In this blog series, we unveil curated lists on diverse topics—from grammar to product recommendations—equipping you with the most up-to-date resources to boost your English fluency.

Business Idioms - Part 3

Finally, this is the last part of the Business Idioms series of "75 common business idioms." Make sure that you can choose the category that you are interested in, as these are sorted by category so you can master the American workplace jargon.

Business Idioms - Part 2

This is the second part of "75 common business idioms", sorted by category so you can master the American workplace jargon.

Business Idioms - Part 1

English involves hundreds and thousands of idioms and expressions, some more commonly used than others. If you are from abroad and working in the US for the first time, you may hear hundreds of different idioms that you never learned in school.

Borrowed English Words and Phrases in Your Own Language

Many languages use borrowed English words or phrases. This may cause confusion for non-native speakers when they go to countries like the US or England where the English phrases they used in their homeland may not be understood in these countries.


The most common formatting mistakes by non-native English writers are as follows: 1. Incorrect title centering, size, or capitalization 2. Unconventional fonts or line spacing 3. Inconsistent paragraph formatting (block formatting vs. first line indent)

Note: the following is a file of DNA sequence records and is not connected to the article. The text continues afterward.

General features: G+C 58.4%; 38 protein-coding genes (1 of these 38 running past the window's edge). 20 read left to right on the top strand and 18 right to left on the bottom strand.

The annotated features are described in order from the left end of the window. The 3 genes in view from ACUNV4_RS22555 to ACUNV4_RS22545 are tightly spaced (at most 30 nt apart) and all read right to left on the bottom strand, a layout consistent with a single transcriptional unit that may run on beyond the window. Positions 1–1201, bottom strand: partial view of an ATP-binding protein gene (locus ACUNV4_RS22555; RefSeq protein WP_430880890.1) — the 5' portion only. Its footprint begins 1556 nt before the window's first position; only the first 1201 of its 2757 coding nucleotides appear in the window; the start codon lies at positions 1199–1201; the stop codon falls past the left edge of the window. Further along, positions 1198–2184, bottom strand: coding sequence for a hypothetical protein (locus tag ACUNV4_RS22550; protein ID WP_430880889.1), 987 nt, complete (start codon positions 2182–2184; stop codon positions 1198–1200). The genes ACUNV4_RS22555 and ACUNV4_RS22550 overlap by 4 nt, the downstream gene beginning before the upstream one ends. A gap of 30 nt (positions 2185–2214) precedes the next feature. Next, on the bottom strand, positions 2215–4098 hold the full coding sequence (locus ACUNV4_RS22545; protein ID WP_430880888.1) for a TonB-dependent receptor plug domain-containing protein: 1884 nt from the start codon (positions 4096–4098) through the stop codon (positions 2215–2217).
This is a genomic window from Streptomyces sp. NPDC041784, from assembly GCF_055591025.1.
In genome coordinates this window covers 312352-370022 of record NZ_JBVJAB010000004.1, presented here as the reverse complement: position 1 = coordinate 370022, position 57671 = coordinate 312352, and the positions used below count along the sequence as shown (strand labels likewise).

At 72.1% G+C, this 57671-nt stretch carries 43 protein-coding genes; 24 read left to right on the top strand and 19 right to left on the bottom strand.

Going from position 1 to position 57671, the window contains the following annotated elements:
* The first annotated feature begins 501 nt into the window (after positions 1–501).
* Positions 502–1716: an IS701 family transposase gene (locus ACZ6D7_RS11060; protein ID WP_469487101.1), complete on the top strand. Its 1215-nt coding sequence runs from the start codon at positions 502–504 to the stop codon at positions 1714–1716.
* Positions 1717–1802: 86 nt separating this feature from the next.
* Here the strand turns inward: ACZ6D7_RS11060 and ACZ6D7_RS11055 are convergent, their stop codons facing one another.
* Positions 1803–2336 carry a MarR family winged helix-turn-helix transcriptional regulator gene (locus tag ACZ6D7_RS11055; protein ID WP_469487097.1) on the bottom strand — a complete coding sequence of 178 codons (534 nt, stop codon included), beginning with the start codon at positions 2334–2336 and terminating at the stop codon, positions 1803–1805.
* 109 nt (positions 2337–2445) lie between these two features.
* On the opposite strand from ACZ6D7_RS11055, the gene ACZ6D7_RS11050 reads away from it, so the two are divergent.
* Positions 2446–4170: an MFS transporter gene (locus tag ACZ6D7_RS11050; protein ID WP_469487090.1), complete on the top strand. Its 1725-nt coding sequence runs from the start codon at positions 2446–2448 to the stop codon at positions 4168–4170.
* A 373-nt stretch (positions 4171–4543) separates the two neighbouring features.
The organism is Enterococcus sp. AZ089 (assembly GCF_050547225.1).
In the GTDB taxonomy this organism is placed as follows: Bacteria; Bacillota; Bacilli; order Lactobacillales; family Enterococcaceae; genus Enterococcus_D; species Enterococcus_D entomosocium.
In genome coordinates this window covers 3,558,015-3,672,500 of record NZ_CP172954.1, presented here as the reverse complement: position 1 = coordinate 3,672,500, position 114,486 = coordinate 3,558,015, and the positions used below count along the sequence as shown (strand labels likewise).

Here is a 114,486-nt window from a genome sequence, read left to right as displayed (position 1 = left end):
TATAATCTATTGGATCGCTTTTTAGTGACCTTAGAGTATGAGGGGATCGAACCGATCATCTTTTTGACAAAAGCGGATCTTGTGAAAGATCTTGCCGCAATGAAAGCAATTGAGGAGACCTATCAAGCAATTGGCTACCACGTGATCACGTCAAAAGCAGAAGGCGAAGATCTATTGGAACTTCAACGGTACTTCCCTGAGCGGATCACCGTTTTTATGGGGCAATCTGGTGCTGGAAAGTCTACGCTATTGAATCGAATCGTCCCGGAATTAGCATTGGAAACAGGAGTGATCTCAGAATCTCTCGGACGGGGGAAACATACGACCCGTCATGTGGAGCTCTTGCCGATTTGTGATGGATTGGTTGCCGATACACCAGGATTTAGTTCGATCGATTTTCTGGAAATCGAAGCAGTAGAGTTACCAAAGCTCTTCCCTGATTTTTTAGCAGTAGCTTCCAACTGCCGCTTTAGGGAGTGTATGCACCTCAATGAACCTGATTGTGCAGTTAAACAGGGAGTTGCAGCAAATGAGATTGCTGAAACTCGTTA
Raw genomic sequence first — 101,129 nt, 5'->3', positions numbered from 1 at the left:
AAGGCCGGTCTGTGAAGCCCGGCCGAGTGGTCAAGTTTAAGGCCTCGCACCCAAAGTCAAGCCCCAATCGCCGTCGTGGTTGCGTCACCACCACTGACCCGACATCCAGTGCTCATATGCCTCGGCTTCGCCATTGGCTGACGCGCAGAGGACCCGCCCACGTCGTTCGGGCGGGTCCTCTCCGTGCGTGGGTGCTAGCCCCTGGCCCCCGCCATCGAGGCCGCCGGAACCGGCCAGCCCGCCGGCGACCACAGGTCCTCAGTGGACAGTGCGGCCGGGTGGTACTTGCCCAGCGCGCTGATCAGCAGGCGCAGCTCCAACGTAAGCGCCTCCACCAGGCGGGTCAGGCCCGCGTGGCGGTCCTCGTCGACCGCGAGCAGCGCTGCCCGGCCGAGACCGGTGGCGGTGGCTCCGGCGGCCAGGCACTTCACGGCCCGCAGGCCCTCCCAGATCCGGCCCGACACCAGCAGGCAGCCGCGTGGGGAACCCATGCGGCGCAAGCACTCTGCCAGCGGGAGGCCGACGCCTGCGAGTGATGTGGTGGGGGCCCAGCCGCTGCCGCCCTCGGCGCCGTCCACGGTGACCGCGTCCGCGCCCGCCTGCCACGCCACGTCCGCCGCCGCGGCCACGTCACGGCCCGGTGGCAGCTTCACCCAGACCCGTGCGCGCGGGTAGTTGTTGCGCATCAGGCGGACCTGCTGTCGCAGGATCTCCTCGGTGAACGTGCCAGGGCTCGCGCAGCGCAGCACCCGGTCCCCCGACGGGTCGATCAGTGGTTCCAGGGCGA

Our Pcanpi team compiled some of the most common spelling errors by English learners and organized them into categories.

Word Order

Our Pcanpi team compiled some examples that contain common word order mistakes to help non-native speakers learn how to place their words in the correct sequence.

Misplaced Modifiers

Once you get the hang of the basic grammar rules in English, you may want to start adding some variation in your sentence structure, including adding modifiers to your writing.

Apostrophe Misuse

The most common use of an apostrophe is to show possession. What if the noun ends in an -s or -es? This has been a long debated matter, but now, you can either simply add an apostrophe after the word or add an ‘s after it.